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A Buddhist monk makes the three finger salute during pro-democracy protests in Bangkok, Thailand.
A Buddhist monk makes the three finger salute during pro-democracy protests in Bangkok, Thailand.

Welcome to Wednesday, where Brazil's Bolsonaro faces the worst crisis of his presidency, Aung San Suu Kyi makes a "healthy" appearance, and a kid gets nuclear (tweeting) powers. And thanks to L'Espresso journalist Maurizio Di Fazio, we tune in from a safe distance to the dangerous and sometimes violent Italian branch of the anti-vaxxers movement.

• COVID and military put Bolsonaro at risk: As Brazil hits a new record daily COVID-19 death toll, President Jair Bolsonaro faces the biggest political crisis of his presidency, with chiefs of the army, navy and air forces all resigning at the same time. Sources say the three heads of the armed forces were facing pressure from the president to show him greater loyalty and public support.

• Pfizer says its COVID-19 vaccine works for kids: The Pfizer/BioInTech jab has proven 100% effective in children ages 12-15 during testing, opening the way for a wider vaccination campaign across the population. Meanwhile, Germany bans AstraZeneca to those under 60 following a similar decision by Canada after additional reports of rare blood clots caused by the anti-COVID vaccine.

• U.S cuts ties with Myanmar: The U.S. says it will cut trade ties with Myanmar and has recalled its diplomats over the military coup and ongoing crackdown that has led to more than 500 deaths. Arrested pro-democracy leader Aung San Suu Kyi looks "in good health", according to one of her lawyers.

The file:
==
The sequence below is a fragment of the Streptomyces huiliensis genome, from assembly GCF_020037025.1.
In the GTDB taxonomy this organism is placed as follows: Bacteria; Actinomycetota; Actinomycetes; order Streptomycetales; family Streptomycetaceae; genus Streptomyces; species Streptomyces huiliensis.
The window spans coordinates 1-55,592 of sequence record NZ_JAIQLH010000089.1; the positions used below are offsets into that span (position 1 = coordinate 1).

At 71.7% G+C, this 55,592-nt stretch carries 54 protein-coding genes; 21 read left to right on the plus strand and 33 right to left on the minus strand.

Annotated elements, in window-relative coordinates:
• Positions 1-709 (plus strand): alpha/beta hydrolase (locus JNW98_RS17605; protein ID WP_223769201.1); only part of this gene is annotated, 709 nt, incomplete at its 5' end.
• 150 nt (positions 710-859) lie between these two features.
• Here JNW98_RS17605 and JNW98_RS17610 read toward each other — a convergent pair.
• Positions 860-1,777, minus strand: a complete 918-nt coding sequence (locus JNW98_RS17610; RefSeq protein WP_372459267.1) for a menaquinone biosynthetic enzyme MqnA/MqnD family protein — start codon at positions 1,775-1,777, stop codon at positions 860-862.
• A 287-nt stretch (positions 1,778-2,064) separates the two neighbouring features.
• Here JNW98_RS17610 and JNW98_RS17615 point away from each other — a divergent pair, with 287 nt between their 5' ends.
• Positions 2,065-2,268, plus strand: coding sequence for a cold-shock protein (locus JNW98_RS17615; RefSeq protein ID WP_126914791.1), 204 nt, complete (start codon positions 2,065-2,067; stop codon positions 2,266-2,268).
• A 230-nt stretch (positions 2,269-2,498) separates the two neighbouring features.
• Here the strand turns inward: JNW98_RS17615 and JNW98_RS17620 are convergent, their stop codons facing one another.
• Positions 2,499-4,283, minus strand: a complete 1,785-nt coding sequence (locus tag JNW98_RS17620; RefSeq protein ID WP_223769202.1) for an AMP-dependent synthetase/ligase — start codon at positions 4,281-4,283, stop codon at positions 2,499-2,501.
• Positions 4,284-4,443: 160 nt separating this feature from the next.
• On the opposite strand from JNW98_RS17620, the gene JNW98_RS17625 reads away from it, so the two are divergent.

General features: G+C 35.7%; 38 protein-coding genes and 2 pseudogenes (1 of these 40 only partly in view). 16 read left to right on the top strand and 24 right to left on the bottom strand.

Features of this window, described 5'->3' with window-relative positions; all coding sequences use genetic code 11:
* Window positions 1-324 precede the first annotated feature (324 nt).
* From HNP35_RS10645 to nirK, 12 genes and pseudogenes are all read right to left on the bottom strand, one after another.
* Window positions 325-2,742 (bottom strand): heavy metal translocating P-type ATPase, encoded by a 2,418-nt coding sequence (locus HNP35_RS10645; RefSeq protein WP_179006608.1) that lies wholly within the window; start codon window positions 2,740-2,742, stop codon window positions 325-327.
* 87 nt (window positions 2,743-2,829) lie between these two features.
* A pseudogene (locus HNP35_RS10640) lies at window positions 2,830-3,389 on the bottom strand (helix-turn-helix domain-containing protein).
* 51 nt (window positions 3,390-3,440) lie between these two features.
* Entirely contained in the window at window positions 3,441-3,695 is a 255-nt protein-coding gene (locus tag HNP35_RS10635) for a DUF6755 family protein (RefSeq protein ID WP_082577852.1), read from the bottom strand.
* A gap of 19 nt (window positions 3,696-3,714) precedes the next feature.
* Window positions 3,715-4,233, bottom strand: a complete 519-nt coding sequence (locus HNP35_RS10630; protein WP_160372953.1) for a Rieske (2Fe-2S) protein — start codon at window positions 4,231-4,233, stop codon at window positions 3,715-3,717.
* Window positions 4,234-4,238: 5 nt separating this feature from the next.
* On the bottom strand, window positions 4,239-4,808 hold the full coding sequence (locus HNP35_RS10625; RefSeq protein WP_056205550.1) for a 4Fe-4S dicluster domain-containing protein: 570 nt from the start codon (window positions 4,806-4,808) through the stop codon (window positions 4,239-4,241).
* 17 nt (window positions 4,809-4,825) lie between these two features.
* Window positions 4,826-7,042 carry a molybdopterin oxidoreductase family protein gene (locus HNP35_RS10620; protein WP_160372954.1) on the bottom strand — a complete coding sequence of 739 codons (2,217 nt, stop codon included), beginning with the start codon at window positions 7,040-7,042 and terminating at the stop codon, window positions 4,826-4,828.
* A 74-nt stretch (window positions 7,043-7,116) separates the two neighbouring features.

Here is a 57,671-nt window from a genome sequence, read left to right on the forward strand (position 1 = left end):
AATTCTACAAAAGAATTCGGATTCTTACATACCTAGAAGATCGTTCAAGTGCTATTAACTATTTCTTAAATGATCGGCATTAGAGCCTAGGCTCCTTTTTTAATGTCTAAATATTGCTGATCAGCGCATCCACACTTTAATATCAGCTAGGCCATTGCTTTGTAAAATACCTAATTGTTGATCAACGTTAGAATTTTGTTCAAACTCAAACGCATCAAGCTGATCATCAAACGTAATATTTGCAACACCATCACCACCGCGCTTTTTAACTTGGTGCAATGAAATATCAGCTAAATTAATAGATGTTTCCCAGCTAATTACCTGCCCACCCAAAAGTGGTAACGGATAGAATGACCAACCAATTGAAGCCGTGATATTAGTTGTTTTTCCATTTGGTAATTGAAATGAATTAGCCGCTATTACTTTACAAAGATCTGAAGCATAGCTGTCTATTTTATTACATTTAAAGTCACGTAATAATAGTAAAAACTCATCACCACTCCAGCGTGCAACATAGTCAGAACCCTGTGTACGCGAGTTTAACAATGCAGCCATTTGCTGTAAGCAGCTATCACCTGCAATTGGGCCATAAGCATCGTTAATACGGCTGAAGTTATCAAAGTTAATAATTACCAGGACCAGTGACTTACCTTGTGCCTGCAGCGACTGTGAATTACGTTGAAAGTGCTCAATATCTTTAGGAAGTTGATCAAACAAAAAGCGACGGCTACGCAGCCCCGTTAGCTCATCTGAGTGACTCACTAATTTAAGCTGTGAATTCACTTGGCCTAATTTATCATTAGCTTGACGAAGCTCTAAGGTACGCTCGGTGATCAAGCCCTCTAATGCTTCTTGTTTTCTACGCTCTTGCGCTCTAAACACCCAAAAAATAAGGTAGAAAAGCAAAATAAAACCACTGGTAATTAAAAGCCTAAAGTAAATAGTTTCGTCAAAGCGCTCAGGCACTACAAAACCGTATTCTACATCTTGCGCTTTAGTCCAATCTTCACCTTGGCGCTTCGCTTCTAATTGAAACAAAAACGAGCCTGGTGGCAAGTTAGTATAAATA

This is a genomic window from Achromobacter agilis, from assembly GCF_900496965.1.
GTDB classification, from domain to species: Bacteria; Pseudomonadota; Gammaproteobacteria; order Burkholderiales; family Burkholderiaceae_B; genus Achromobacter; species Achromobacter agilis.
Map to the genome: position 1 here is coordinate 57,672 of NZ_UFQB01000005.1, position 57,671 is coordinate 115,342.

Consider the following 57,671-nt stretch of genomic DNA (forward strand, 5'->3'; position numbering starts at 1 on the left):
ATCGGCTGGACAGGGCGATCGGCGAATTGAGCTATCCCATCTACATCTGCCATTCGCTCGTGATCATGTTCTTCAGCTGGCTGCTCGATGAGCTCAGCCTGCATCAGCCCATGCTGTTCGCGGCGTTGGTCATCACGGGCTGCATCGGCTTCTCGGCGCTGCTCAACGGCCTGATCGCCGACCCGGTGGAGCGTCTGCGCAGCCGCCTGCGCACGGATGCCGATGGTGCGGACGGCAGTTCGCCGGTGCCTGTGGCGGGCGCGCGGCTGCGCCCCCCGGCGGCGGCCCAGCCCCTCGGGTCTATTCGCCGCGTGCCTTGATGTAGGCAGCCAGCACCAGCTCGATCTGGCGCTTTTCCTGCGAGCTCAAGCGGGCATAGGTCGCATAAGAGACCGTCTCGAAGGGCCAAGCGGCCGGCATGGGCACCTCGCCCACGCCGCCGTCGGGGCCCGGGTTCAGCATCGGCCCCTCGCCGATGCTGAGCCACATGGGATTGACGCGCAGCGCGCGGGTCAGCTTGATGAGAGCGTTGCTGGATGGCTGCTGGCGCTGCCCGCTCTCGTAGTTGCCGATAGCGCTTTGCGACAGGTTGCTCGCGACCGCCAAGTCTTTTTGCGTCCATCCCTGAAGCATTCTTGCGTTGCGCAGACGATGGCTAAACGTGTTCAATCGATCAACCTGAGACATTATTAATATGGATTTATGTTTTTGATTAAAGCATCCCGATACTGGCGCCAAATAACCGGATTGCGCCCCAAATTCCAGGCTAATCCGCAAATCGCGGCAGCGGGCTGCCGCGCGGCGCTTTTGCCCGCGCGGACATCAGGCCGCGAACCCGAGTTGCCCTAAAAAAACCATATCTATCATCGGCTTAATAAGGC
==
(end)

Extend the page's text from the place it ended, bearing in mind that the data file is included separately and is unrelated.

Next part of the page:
• Fighting Escalates in Eastern Ukraine: Both Ukraine and Russia issued statements Tuesday noting the worsening of a conflict over the contested territory of Donetsk.

• Deliveroo fails to deliver: Disappointing debut on the London stock market for gig economy food delivery company Deliveroo, with shares dropping 30% amid concerns over its economic health and working conditions.

• €1 for Timbuktu: The ICC has ruled that Mali and UNESCO were to receive one euro in reparation for the damage caused to several mausoleums and the sacred gate of a mosque in Timbuktu — a symbolic gesture meant to reflect the "inestimable universal value" of the buildings destroyed by jihadists in 2012.

• Nuclear gibberish: A cryptic tweet (;l;;gmlxzssaw) on the official account of the U.S. Strategic Command — which runs the country's nuclear weapons force — turned out to be the doing not of a hacker, but of a "very young child" fiddling with their parent's unattended account. Reassuring.

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In The News

War in Ukraine, Day 92: Is Severodonetsk The Next Mariupol?

Russian troops are attempting to encircle Severodonetsk, the last key city remaining under Ukrainian control in the Luhansk region, as Vladimir Putin looks to claim victory in a war that is not going Moscow's way. But will the toll be for civilians?

Inside a shelter in Severodonetsk.

Meike Eijsberg, Shaun Lavelle and Cameron Manley

Severodonetsk, the last key city remaining under Ukrainian control in the Luhansk area, is now the focal point of Russia’s war. In 2014, it had been recaptured from the pro-Russian separatists in a hard-fought battle by Ukrainian forces. Now, eight years later, Moscow is launching an all-out attack to try to take it back again.

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Alex Crawford, a Sky News correspondent in the region, says Russian forces have the means to conquer the city that in normal times has a population of circa 100,000 — and Moscow will be eager to cite it as the “victory”. But, Crawford wrote, “the path to victory comes – like the capture of the port city of Mariupol – strewn with the broken and battered bodies of the city's citizens.”

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Central to the tragic absurdity of this war is the question of language. Vladimir Putin has repeated that protecting ethnic Russians and the Russian-speaking populations of Ukraine was a driving motivation for his invasion.

Yet one month on, a quick look at the map shows that many of the worst-hit cities are those where Russian is the predominant language: Kharkiv, Odesa, Kherson.

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